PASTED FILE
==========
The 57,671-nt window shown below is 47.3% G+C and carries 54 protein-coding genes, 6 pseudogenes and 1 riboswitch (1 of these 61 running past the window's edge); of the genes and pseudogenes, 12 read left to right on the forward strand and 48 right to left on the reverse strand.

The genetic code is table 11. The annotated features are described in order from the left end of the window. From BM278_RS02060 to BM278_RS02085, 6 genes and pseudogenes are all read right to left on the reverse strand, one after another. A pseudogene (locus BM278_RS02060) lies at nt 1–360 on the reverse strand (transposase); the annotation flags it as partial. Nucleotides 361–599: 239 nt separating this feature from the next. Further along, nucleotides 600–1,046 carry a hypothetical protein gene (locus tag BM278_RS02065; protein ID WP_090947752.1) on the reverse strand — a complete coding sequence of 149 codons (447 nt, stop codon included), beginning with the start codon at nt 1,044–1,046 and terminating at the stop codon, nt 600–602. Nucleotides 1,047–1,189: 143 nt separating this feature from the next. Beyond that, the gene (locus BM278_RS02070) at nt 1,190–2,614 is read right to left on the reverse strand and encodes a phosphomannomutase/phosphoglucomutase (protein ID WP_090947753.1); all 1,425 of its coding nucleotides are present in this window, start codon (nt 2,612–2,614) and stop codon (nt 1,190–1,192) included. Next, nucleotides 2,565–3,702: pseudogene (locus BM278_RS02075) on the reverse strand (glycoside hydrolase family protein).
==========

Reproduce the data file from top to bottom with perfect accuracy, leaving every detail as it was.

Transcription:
The 57,671-nt window shown below is 47.3% G+C and carries 54 protein-coding genes, 6 pseudogenes and 1 riboswitch (1 of these 61 running past the window's edge); of the genes and pseudogenes, 12 read left to right on the forward strand and 48 right to left on the reverse strand.

The genetic code is table 11. The annotated features are described in order from the left end of the window. From BM278_RS02060 to BM278_RS02085, 6 genes and pseudogenes are all read right to left on the reverse strand, one after another. A pseudogene (locus BM278_RS02060) lies at nt 1–360 on the reverse strand (transposase); the annotation flags it as partial. Nucleotides 361–599: 239 nt separating this feature from the next. Further along, nucleotides 600–1,046 carry a hypothetical protein gene (locus tag BM278_RS02065; protein ID WP_090947752.1) on the reverse strand — a complete coding sequence of 149 codons (447 nt, stop codon included), beginning with the start codon at nt 1,044–1,046 and terminating at the stop codon, nt 600–602. Nucleotides 1,047–1,189: 143 nt separating this feature from the next. Beyond that, the gene (locus BM278_RS02070) at nt 1,190–2,614 is read right to left on the reverse strand and encodes a phosphomannomutase/phosphoglucomutase (protein ID WP_090947753.1); all 1,425 of its coding nucleotides are present in this window, start codon (nt 2,612–2,614) and stop codon (nt 1,190–1,192) included. Next, nucleotides 2,565–3,702: pseudogene (locus BM278_RS02075) on the reverse strand (glycoside hydrolase family protein).